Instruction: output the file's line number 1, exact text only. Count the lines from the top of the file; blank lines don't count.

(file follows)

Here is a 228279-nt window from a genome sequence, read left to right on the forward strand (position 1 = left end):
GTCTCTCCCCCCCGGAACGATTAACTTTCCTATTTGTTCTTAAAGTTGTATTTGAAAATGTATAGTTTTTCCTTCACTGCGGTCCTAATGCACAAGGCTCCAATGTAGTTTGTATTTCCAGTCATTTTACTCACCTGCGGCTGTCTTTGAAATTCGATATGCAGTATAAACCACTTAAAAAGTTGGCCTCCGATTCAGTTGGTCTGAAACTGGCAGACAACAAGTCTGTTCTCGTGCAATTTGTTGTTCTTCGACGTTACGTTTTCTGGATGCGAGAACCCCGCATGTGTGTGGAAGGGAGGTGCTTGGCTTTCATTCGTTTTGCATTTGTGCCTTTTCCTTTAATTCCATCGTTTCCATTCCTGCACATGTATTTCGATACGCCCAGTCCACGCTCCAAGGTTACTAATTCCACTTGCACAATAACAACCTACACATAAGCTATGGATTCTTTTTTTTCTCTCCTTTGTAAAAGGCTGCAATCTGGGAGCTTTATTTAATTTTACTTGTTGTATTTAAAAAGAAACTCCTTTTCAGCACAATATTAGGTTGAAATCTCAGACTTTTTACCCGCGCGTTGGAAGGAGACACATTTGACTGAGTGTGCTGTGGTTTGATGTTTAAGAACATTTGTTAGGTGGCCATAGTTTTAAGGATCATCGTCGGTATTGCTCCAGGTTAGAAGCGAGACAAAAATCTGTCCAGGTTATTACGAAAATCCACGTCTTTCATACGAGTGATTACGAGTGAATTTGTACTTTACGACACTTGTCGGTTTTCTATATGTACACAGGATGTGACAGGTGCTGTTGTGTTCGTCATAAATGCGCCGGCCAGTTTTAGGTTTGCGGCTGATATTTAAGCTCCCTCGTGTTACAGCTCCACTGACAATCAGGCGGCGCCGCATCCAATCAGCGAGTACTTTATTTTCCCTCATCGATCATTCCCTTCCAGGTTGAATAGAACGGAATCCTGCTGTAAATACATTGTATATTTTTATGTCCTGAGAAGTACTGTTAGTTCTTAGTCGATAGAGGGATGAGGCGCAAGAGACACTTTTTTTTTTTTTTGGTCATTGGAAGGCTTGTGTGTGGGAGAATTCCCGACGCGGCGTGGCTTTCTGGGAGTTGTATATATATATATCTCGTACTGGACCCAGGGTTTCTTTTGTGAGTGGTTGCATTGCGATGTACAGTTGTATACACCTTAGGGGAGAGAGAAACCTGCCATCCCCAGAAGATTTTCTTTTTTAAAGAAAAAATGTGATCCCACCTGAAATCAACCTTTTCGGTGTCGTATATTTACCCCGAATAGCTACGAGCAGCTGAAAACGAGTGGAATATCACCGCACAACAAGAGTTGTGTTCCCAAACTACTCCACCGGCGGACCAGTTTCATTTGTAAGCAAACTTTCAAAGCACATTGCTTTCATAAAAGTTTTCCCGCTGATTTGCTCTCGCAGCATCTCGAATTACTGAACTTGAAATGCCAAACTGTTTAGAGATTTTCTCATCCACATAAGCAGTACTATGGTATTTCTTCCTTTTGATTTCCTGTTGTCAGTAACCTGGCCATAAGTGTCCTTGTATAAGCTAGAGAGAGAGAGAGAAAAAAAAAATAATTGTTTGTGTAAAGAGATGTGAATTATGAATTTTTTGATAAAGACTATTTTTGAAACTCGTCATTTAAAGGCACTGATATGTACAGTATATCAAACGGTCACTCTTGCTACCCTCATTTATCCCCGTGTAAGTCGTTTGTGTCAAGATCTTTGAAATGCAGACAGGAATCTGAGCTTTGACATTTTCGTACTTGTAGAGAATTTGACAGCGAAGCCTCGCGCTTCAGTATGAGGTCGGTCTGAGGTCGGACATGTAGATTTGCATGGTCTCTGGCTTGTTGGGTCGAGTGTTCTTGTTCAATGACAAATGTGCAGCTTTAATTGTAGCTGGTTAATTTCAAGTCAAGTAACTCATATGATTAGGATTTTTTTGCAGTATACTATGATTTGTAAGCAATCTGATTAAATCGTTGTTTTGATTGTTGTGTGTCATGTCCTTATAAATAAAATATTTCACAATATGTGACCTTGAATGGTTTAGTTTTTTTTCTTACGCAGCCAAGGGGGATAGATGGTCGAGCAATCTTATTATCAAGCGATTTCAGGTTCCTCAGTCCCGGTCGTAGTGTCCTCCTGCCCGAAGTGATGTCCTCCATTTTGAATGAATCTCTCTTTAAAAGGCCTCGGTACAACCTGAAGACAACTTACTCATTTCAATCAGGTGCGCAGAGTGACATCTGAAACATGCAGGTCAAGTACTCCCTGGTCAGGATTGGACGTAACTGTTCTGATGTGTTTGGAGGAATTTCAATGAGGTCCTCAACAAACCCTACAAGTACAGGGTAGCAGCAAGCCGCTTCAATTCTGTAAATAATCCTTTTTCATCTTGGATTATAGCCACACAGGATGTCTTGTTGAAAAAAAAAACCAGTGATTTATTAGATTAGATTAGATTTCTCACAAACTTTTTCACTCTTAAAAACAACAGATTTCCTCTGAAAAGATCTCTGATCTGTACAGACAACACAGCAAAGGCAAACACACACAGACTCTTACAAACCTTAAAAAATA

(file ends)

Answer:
Here is a 228279-nt window from a genome sequence, read left to right on the forward strand (position 1 = left end):